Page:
Variable preterm oral microbiome stabilizes and reflects a full-term infant profile within three months

N3RO Steering Committee

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3 Scopus citations

Abstract

Background: Preterm infants suffer higher morbidity and mortality rates compared to full-term infants, but little is known about how changes to oral and respiratory tract microbiota may impact disease development. Methods: Here, very preterm neonates (n = 50) were selected to study oral and respiratory microbiota development during the first few months post-birth, where 26 individuals were diagnosed with BPD and/or sepsis. These infants were compared to 14 healthy full-term infants and 16 adults. Microbiota diversity, composition, and species abundances were calculated from 16S ribosomal RNA gene sequences in buccal swabs and tracheal aspirates at two time points (within a week and 1–3 months post-birth). Results: Collection time point was the biggest factor to significantly influence the preterm oral microbial diversity and composition. In addition, BPD and sepsis were linked to distinct preterm oral microbiota diversity and composition, and opportunistic pathogens previously associated with these diseases were identified in the initial sample for both healthy preterm neonates and those with the disease. Compared to the full-term infant and adult dataset, preterm infant diversity and composition was initially significantly different, but resembled full-term infant diversity and composition over time. Conclusion: Overall, consequences of microbiota development need further examination in preterm infant infections and later development. Impact: Non-gut microbiota research on preterm infants is limited.At one week post-birth, preterm infants harbor distinct oral microbiota that are not shared with full-term children or adults, eventually becoming similar to full-term infants at 36 weeks postmenstrual age.DNA from potential opportunistic pathogens was observed in the mouth and lungs of preterm infants within a week of birth, and microbes associated with BPD were identified in the lungs.Oral microbiota in preterm infants over the first 2–3 months is unique and may be connected to short- and long-term health outcomes in these children.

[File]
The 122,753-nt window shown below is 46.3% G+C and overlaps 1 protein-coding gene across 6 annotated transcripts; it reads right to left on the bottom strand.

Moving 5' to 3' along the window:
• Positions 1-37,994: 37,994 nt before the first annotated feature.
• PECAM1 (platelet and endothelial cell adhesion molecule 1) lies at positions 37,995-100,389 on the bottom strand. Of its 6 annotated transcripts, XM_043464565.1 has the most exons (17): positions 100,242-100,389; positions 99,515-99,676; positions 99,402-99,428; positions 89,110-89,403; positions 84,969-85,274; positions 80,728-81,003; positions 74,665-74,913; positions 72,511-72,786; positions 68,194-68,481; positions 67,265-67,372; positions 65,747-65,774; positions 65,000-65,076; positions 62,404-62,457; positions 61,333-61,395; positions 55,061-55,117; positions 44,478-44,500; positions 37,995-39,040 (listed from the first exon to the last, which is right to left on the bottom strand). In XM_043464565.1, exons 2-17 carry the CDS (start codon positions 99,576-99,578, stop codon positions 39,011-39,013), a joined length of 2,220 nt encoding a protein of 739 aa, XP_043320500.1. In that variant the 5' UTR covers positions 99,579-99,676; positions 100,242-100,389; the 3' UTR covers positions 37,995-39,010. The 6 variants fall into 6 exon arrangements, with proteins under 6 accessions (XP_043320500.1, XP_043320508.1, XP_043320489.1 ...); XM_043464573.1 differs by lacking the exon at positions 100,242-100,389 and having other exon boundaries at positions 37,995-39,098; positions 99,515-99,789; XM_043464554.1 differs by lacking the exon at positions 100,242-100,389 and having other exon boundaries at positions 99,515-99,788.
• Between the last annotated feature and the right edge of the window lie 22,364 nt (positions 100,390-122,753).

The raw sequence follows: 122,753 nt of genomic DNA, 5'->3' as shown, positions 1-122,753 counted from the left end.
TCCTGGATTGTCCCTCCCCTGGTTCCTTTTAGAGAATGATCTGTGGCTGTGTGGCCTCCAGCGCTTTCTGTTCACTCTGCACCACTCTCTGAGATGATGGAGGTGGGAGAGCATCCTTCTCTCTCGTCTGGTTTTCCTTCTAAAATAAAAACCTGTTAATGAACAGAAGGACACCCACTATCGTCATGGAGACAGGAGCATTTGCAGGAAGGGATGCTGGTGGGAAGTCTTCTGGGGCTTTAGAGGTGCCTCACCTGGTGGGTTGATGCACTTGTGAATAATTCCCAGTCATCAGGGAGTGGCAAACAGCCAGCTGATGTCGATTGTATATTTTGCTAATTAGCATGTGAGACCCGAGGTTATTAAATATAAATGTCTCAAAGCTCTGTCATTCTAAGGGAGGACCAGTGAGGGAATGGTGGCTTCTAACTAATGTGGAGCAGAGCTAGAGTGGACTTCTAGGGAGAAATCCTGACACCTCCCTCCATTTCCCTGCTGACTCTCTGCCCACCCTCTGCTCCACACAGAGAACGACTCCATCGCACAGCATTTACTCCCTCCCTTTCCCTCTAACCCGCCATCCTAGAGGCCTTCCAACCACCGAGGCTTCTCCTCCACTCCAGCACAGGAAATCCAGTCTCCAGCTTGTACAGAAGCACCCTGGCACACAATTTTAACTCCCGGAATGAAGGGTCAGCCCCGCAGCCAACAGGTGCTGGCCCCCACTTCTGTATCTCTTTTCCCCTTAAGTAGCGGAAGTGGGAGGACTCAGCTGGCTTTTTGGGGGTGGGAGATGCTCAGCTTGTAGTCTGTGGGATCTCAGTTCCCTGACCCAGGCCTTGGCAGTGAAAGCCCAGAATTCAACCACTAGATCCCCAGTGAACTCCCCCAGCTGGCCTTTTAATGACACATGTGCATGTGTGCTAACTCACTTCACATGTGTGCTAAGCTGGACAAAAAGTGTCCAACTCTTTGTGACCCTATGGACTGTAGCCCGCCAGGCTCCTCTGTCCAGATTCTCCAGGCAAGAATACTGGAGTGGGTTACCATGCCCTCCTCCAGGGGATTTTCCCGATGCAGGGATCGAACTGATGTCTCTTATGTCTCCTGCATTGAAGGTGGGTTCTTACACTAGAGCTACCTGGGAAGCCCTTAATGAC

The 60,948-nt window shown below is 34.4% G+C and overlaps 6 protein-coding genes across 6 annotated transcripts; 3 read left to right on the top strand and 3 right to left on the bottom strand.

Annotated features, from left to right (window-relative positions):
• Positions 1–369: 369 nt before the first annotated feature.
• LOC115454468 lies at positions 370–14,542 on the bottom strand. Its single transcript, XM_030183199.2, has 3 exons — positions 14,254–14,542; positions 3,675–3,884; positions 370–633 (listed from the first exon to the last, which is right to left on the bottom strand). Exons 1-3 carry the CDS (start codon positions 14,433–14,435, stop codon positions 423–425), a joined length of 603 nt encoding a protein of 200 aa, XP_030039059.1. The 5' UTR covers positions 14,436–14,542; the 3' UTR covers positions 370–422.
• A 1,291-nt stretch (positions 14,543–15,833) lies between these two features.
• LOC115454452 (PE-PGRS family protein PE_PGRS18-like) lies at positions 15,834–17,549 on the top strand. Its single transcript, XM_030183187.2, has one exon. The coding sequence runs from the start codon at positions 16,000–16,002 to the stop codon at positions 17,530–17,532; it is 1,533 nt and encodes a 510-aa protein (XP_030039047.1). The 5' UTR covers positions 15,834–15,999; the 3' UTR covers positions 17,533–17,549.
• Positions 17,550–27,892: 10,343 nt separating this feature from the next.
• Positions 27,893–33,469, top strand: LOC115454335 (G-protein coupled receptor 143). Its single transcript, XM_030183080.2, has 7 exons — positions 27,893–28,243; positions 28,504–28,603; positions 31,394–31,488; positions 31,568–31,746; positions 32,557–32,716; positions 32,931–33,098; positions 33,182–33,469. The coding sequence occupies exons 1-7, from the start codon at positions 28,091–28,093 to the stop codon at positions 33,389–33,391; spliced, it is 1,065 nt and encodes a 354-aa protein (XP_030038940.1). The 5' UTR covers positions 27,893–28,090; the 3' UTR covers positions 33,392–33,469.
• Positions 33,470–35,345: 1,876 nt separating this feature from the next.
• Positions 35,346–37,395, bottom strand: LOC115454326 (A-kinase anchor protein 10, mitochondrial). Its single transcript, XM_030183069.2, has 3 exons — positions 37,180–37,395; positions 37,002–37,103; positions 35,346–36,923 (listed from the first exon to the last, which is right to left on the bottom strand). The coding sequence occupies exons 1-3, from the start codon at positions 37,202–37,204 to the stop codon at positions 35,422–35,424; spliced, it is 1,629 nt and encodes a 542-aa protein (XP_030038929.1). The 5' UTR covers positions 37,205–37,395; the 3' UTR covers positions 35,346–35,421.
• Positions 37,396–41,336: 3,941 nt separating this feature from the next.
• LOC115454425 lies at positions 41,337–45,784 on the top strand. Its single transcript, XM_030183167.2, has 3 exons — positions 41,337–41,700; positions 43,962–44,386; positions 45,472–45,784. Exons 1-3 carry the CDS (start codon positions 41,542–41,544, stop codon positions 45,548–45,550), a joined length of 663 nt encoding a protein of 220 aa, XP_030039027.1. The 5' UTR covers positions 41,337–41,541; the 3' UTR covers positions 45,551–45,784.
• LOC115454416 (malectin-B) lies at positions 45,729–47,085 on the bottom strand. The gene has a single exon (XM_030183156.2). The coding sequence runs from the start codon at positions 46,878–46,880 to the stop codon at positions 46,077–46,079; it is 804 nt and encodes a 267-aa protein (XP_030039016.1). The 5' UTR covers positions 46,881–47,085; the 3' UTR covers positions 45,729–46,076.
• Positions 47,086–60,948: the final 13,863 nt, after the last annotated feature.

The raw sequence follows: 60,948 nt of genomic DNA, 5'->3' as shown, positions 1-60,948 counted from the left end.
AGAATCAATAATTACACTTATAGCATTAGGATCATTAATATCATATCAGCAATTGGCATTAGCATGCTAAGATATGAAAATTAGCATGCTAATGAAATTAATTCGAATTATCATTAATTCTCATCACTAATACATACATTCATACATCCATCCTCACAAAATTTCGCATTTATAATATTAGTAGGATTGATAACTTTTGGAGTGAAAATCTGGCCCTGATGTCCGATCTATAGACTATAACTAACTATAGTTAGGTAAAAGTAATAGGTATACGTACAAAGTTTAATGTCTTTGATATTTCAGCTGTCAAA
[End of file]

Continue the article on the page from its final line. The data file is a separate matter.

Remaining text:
Original languageEnglish (US)
JournalPediatric Research
DOIs
StateAccepted/In press - 2023

All Science Journal Classification (ASJC) codes

  • Pediatrics, Perinatology, and Child Health

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